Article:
Policymakers and the public clamored for maps throughout the first half of the twentieth century. Indeed, maps were a necessity for war, navigation, and countless other activities. Yet by the 1960s and 1970s, interest in maps waned while electronic coordinate systems emerged. But this was not solely a shift in technology, as William Rankin writes in After the Map: Cartography, Navigation, and the Transformation of Territory in the Twentieth Century
(University of Chicago Press
, 2016). The shift from maps to coordinate systems, and then eventually to GPS produced novel geographical subjectivities, navigational experiences and geopolitical arrangements. It was a shift in the meaning of territory itself.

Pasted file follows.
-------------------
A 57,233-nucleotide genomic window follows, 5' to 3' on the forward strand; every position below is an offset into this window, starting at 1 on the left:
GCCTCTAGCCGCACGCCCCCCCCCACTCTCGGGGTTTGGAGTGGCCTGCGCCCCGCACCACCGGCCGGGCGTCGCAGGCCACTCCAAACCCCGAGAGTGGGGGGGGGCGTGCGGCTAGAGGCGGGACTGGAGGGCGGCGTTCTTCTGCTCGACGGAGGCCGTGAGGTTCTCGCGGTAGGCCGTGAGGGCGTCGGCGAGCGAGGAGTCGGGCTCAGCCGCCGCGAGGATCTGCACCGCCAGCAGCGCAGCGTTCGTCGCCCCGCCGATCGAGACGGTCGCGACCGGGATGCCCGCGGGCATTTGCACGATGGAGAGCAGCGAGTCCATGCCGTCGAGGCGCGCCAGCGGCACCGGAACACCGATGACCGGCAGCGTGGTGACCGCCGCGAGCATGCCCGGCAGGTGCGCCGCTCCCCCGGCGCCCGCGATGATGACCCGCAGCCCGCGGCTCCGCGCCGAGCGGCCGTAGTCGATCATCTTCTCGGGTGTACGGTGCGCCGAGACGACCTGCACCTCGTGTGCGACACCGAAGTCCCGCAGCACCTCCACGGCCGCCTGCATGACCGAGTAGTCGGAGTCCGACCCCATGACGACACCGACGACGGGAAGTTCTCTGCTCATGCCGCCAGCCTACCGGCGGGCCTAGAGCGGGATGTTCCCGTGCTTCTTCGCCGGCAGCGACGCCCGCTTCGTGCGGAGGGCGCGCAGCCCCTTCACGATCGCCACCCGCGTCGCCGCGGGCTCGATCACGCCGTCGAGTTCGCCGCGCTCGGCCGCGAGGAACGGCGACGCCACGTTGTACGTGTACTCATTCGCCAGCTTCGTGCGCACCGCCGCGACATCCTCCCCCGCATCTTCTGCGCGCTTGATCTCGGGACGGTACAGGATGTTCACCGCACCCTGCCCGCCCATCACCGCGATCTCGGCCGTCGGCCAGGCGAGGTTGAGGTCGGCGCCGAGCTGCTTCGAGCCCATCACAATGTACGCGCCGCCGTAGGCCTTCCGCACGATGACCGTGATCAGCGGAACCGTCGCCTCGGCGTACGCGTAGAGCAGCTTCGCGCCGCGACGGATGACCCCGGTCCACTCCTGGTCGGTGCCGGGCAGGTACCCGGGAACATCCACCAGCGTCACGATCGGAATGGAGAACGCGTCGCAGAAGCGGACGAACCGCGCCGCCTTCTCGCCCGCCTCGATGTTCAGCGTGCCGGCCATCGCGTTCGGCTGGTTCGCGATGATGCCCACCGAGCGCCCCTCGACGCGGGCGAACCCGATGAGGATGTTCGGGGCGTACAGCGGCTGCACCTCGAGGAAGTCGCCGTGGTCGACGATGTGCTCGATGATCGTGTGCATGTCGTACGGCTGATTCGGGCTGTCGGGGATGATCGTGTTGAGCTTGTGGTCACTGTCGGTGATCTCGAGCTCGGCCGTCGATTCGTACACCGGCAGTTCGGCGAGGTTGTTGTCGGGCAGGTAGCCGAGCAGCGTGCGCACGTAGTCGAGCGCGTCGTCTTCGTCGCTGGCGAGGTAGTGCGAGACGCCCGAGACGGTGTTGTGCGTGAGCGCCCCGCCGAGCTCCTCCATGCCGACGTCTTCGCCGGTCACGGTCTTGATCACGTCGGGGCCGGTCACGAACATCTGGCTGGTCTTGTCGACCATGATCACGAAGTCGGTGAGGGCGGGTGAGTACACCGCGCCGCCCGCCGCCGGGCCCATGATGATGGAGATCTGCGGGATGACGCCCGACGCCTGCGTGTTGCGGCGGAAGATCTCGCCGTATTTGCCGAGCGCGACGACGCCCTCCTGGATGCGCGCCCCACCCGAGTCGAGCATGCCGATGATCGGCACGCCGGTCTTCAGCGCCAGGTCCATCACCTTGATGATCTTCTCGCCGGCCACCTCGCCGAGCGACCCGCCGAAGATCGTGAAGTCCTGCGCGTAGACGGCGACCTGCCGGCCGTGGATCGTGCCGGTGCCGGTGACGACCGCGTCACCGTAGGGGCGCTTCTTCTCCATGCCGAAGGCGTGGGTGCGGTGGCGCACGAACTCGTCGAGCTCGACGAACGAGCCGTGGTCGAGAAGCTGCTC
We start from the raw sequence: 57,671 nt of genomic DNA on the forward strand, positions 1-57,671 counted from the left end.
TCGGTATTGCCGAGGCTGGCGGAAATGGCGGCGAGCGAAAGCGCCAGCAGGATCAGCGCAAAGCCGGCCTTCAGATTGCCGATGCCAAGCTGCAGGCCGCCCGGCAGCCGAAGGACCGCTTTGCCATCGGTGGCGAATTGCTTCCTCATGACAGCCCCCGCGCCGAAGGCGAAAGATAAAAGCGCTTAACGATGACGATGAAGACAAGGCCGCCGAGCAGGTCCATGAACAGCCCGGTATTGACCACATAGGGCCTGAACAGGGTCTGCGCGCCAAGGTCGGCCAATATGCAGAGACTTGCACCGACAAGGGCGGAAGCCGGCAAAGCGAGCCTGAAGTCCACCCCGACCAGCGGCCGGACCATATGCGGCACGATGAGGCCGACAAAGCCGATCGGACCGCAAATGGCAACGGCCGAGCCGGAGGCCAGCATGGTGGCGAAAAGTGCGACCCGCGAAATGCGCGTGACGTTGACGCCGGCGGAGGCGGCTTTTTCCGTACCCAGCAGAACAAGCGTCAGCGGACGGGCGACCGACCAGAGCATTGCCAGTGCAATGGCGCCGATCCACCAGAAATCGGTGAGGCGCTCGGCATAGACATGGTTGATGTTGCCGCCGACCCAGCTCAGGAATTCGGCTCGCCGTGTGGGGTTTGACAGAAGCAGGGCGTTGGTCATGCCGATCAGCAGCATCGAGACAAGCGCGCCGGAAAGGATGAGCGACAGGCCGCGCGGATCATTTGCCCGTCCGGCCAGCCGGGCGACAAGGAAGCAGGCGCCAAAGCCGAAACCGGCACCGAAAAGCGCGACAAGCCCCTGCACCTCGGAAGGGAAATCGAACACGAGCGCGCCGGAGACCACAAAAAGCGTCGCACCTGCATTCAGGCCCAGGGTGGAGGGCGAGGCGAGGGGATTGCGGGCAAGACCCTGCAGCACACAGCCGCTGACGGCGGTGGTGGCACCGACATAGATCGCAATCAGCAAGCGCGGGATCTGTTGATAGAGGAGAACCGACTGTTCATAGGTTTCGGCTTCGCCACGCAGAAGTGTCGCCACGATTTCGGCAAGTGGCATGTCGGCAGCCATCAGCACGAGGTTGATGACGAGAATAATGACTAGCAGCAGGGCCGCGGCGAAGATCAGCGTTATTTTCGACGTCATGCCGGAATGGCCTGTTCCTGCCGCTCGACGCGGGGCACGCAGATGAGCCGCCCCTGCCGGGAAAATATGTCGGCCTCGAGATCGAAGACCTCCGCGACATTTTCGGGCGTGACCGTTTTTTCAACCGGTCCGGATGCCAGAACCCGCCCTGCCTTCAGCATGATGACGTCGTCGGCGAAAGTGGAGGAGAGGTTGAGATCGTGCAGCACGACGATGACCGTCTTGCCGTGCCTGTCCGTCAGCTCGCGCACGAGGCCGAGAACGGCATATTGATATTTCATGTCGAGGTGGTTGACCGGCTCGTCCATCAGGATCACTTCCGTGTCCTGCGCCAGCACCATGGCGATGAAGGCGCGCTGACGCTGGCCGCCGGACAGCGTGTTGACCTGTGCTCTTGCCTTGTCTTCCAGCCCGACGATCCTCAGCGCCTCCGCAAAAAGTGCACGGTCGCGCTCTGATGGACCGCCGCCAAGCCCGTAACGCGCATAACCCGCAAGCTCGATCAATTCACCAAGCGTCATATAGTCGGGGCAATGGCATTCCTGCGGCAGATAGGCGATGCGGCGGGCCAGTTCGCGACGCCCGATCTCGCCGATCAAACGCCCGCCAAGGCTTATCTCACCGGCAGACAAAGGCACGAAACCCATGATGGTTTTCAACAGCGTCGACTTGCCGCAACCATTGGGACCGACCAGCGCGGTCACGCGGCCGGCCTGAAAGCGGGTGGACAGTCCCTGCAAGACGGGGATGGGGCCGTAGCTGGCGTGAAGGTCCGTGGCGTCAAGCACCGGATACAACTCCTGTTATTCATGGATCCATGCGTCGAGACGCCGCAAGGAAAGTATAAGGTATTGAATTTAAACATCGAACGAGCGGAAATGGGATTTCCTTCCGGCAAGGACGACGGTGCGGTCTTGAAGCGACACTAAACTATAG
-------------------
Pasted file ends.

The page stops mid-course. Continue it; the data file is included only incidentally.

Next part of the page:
By day, William Rankin
is an assistant professor of history at Yale; by night, he is an award-winning cartographer, whose work you can find here
. Rankin has also set up a website
to accompany the book, at which readers can see the books images, data, and bibliography.
Dexter Fergie will be pursuing his PhD in US and Global history at Northwestern University in September 2017.